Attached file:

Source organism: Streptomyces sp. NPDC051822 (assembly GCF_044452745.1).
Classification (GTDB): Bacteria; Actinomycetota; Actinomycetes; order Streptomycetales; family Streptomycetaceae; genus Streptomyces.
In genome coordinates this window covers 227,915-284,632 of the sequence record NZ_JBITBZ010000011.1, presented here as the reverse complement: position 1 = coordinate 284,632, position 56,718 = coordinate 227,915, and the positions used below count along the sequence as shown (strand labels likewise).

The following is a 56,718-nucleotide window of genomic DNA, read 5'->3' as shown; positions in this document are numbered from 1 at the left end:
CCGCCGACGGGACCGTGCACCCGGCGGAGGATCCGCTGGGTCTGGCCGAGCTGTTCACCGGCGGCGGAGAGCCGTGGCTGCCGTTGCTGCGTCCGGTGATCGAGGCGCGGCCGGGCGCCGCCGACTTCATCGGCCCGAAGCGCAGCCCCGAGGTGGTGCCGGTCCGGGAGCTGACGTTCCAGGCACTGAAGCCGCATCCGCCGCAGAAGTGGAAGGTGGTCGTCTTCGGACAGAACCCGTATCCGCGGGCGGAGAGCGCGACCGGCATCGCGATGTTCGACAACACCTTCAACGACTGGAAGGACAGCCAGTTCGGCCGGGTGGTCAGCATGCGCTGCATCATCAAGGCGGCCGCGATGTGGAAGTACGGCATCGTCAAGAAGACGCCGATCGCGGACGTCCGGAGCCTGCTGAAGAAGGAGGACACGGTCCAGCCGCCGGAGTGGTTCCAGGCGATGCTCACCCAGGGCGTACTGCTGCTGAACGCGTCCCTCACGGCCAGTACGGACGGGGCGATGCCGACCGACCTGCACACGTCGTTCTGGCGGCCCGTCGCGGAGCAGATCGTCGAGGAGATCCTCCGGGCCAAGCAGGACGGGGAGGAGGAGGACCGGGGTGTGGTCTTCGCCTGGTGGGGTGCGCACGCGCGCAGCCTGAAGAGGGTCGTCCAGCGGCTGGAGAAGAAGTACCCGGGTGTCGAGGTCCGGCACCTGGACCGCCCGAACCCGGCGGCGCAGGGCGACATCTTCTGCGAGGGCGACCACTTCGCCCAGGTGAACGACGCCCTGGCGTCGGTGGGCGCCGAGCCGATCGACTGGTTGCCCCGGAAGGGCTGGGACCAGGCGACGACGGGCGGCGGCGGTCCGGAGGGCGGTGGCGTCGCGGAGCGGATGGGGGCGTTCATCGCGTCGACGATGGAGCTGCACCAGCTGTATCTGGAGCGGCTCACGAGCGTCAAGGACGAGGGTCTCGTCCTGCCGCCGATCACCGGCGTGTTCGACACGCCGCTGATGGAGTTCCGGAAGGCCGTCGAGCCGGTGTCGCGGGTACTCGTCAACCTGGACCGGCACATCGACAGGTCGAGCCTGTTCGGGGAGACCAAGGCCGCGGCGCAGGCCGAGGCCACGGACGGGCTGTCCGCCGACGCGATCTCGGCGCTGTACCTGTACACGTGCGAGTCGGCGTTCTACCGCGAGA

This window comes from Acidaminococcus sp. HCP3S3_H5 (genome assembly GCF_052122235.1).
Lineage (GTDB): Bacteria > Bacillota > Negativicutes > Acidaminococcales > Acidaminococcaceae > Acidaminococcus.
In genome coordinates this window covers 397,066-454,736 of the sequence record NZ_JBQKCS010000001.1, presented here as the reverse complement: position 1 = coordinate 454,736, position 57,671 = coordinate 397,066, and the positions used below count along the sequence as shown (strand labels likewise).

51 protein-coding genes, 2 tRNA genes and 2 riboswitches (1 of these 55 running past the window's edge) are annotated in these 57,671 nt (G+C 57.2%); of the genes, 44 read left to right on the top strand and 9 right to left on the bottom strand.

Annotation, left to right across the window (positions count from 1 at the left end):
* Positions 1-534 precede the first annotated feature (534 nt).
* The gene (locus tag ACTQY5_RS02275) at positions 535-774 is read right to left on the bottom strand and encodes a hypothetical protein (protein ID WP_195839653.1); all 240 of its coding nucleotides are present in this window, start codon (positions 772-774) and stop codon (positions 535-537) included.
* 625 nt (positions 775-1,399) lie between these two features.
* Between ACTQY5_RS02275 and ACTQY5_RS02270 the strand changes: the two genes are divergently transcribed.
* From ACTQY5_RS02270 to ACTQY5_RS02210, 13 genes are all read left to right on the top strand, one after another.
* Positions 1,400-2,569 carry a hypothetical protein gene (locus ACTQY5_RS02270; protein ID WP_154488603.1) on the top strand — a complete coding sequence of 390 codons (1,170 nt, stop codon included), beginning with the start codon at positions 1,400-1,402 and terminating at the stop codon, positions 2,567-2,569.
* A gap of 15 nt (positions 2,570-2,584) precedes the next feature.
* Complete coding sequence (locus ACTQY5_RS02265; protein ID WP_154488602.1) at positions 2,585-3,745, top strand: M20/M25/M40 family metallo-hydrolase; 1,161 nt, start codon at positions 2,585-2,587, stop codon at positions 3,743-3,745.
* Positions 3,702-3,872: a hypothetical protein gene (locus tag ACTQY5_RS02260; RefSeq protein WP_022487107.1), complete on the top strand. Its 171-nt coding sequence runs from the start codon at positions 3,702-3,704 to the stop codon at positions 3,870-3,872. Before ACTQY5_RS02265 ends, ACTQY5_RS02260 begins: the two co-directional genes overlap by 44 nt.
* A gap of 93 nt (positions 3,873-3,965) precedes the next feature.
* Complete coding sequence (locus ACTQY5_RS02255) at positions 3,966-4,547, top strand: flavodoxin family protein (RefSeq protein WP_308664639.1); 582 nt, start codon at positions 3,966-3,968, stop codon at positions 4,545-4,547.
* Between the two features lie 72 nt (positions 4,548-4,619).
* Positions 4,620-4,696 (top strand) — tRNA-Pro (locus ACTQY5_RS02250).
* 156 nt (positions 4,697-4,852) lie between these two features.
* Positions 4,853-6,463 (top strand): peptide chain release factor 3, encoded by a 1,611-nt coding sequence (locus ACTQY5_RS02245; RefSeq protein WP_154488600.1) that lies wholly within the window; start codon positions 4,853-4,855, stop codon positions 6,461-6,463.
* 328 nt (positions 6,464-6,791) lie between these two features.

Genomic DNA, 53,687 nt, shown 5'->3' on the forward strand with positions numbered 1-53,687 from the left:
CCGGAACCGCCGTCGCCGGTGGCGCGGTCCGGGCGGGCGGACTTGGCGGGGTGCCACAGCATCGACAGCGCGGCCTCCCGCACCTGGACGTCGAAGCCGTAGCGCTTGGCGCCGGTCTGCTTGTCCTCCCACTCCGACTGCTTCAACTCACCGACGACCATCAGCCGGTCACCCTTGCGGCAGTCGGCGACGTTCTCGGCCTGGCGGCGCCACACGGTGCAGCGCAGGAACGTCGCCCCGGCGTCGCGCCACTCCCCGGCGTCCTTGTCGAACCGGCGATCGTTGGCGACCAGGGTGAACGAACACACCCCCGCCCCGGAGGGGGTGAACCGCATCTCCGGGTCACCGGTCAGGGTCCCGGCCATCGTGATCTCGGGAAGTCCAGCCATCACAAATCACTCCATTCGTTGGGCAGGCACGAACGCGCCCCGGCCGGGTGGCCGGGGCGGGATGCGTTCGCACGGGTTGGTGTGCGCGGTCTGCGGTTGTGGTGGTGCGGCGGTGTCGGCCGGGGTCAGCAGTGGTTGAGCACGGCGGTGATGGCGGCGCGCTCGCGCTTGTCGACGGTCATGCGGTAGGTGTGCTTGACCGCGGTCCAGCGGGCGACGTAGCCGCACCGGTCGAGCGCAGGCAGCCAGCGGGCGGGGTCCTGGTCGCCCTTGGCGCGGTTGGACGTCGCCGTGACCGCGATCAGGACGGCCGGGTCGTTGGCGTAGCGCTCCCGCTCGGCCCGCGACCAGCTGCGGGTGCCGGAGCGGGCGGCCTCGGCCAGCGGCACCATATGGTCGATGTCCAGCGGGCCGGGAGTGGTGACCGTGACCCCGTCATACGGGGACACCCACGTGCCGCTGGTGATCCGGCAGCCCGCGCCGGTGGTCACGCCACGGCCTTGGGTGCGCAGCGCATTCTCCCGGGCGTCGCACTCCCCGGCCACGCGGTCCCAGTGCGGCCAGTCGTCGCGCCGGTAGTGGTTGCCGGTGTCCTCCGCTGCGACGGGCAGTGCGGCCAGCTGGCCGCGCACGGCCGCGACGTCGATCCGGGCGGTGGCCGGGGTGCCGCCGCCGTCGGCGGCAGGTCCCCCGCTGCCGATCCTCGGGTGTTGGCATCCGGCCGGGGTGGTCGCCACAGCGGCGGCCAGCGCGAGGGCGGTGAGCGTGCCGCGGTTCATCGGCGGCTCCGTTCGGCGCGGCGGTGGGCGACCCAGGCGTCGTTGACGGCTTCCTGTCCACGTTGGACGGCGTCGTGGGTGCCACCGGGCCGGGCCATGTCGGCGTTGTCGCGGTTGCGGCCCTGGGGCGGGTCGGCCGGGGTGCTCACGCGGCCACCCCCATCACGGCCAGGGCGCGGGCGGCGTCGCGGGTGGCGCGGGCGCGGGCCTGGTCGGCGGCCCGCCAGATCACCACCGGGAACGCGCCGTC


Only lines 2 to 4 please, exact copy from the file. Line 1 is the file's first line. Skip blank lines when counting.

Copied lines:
Classification (GTDB): Bacteria; Actinomycetota; Actinomycetes; order Streptomycetales; family Streptomycetaceae; genus Streptomyces.
In genome coordinates this window covers 227,915-284,632 of the sequence record NZ_JBITBZ010000011.1, presented here as the reverse complement: position 1 = coordinate 284,632, position 56,718 = coordinate 227,915, and the positions used below count along the sequence as shown (strand labels likewise).

The following is a 56,718-nucleotide window of genomic DNA, read 5'->3' as shown; positions in this document are numbered from 1 at the left end: